Two times he so badly wanted to say “I love you” that he started to tell her. Two times he didn’t finish the words. But you can see him start to say it. The first time he ran out of time. The second time, was actually the third time he had the opportunity, but he knew it would mean nothing to her so he stopped what was on his lips before he could vocalize what he’d been holding on to in his hearts. Rose was the first and last face he saw, because after all, he was literally born out of love for her. Which gives the answer to the question “Does it need saying?” as a resounding YES! Obviously Ten thought it did need saying or else he never would have started to say it in the first place.

  • what she says:I'm fine
  • what she means:I just need to know the logistics of Tentoo and Rose's relationship like was it a natural thing that they both loved each other and just fell into their life?? Did Rose have to learn to love Tentoo with time because it technically wasn't her doctor? How did Tentoo cope with knowing that no matter what he's always be the copy of what Rose wanted, always second best? How long was Rose hung up on the real Doctor if she ever was at all how many times does she still think about him and Tentoo has to comfort her with empty promises how often does Tentoo thank every star in the galaxy that he got the better end of the deal when did Rose fall completely in love with Tentoo to the point that they made their own memories how did they manage-
Vignettes and Variations on Evasion

Pairing: Ten x Rose
Rating: General
Words: ~3,670
A/N: I attended the St. Louis Wizard World con in 2016. During David and Billie’s joint panel, a fan requested that David turn to Billie and say – without pause – “Rose Tyler, I love you.” David and Billie provided some alternative responses, which were GOLD and begging to be fic’d. Gets a bit angsty. Thanks to tumblr user lunaseemoony for the beta.Gets a bit angsty. Thanks to @lunaseemoony for the beta.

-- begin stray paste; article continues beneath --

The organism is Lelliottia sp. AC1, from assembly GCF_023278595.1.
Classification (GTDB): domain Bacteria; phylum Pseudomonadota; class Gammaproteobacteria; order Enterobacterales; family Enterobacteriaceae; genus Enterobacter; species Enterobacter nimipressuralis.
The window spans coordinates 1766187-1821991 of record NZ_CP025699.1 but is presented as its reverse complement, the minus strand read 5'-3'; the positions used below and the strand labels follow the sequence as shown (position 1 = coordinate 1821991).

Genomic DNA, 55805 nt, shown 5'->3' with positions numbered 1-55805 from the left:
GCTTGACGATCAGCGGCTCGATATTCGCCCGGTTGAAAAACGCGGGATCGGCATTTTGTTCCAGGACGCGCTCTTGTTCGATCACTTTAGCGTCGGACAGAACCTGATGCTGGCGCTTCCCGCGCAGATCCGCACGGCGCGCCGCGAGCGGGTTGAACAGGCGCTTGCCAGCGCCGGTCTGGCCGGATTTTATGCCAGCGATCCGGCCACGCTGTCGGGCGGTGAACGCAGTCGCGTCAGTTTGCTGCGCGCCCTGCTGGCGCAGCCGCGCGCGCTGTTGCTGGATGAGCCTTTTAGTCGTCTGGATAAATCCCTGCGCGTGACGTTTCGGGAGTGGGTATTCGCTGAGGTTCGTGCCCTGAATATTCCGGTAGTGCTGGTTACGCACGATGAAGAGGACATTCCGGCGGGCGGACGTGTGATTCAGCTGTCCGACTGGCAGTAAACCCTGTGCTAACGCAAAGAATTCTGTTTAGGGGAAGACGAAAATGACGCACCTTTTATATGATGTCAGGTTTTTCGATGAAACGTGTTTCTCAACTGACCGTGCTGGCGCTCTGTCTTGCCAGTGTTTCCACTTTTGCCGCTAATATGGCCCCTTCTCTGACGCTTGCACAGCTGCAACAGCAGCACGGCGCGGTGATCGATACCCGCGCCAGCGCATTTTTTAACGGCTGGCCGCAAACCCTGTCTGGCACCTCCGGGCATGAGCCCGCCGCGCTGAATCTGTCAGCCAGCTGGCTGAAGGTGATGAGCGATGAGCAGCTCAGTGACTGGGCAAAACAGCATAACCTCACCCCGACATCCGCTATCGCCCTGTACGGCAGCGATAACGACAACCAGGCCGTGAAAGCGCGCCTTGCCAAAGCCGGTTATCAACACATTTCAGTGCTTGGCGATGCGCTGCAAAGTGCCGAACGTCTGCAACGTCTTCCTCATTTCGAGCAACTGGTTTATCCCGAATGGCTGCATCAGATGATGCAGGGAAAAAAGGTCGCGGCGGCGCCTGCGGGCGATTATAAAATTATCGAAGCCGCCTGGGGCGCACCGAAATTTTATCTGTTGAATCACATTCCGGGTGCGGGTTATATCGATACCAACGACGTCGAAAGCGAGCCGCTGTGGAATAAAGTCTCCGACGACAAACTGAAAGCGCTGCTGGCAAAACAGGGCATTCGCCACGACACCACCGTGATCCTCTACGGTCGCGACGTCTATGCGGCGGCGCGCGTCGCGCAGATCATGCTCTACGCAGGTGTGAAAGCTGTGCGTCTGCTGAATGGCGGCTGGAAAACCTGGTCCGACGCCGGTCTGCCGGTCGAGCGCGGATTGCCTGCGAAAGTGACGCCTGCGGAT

“Rose Tyler—“ he paused.

The Doctor and Rose had just returned to the TARDIS from a dangerous adventure on the planet Analax. They had nearly brushed death yet again when the Doctor managed to pull her from the gripping claws of the monsters.

They had found themselves wrapped in an intense embrace, both needing the comfort of touch from the other to ease their nerves. The thought of losing her terrified him and he clung to her as if his hearts beating depended on her. He had pulled back slightly so he could look at her when he began what Rose thought might be an admittance of what he felt for her, words she had been longing to hear since that night in front of the diner.

That had been the first time he nearly said it, and the depth of his feelings for her both excited and terrified him. He grew fond of his previous companions, even fiercely protective, to be sure, and he would venture to say that he fancied a few, but he loved Rose Tyler. He felt deep affection, tempered with gratitude for bringing him back to life after the slow death of his soul during the Time War. He was also terrified of being that close to another living being, and terrified at the thought of what he might become if he ever lost her.

Ever since the night that he nearly let his tongue slip the first time, their relationship became a dance, teetering on a tightrope of deep, affectionate friendship on one side and something more on the other.

“Yes, Doctor?” answered Rose, waiting with baited breath.

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Another Heartbreak, Another Tragedy

“There’s a part of her that feels very comfortable and very attracted to this new doctor because he is the same guy, but clearly he’s not and clearly she’s saying goodbye to this other man that she’s been in love with. For the doctor himself there’s just another heartbreak and another tragedy and he’s back on bad wolf bay were he last experienced this, he’s saying goodbye again and bidding farewell again and this time it’s closing forever and there’s no going back. And in gifting her this other doctor he’s not really allowing himself to go back either.”
- David Tennant